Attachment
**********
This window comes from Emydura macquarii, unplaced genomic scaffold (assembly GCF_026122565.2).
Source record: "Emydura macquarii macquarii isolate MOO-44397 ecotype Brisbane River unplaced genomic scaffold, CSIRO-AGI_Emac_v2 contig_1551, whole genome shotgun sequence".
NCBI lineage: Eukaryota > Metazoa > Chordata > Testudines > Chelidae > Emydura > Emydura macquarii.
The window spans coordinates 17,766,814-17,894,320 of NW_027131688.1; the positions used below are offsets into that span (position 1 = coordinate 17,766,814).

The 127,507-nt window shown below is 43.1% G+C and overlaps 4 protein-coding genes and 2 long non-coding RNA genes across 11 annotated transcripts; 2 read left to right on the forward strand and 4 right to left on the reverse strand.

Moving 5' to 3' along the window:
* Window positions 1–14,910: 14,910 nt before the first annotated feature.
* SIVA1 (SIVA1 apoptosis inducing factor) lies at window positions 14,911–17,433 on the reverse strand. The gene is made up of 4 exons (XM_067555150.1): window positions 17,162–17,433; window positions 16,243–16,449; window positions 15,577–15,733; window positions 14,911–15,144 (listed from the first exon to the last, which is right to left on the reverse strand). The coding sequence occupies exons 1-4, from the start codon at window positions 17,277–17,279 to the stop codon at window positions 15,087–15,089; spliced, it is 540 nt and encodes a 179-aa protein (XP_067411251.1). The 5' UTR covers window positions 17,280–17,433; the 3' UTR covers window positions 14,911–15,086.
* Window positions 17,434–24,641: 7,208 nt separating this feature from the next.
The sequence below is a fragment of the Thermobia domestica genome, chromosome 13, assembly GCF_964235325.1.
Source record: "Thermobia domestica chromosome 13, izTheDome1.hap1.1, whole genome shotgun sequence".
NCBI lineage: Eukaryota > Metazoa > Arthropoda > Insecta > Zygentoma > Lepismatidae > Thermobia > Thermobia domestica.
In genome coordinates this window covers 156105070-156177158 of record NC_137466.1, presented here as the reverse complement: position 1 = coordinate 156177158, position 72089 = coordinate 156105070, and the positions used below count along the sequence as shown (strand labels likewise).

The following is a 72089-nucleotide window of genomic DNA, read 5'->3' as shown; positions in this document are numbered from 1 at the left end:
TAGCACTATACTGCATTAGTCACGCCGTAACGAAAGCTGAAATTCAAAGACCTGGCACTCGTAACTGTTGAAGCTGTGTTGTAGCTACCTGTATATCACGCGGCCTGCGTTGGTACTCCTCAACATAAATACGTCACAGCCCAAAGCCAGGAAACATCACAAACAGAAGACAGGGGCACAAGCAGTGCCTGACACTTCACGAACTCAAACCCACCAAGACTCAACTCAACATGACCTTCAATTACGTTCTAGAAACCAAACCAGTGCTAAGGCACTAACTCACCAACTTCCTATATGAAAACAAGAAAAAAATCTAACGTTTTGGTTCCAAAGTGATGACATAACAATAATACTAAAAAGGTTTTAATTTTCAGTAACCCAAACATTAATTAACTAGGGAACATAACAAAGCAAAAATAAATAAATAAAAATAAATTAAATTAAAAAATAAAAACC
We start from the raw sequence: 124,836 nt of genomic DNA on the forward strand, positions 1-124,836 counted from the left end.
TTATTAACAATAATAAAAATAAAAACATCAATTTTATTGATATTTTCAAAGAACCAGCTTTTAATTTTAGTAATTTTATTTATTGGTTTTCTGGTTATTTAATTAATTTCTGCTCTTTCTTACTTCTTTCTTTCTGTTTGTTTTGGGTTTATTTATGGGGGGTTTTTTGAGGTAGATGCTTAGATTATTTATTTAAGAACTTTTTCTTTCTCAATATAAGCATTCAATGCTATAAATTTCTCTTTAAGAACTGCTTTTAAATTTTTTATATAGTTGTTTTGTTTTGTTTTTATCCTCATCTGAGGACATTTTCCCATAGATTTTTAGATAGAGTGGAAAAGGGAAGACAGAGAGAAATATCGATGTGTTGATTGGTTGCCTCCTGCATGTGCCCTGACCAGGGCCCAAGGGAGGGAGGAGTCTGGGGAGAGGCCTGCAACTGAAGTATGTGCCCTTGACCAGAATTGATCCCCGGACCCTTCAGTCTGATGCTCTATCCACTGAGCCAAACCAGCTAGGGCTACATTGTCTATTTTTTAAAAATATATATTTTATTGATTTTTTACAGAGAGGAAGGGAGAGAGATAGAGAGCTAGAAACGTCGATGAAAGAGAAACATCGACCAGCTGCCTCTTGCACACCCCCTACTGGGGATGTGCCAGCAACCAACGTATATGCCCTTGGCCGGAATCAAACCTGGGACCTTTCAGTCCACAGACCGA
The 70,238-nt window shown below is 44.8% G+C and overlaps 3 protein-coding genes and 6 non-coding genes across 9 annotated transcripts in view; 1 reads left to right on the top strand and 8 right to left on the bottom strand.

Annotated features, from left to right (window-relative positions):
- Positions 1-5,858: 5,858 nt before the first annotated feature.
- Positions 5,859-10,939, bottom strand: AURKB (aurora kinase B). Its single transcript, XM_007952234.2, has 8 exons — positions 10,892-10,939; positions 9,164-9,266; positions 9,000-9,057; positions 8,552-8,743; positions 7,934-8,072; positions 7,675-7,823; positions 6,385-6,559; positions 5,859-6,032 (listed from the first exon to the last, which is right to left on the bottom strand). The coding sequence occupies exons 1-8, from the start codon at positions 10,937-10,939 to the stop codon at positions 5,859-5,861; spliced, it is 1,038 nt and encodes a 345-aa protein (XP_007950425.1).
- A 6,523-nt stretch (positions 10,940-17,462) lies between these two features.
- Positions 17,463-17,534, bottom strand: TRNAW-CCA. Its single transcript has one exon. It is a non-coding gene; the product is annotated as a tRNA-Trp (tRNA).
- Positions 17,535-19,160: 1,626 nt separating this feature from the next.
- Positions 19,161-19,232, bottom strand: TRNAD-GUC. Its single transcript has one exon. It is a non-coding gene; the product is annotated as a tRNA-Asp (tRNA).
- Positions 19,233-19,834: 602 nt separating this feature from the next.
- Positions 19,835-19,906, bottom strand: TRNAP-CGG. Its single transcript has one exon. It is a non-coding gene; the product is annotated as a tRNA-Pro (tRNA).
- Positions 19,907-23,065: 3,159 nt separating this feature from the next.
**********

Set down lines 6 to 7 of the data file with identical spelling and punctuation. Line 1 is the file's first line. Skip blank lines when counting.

Moving 5' to 3' along the window:
* Window positions 1–14,910: 14,910 nt before the first annotated feature.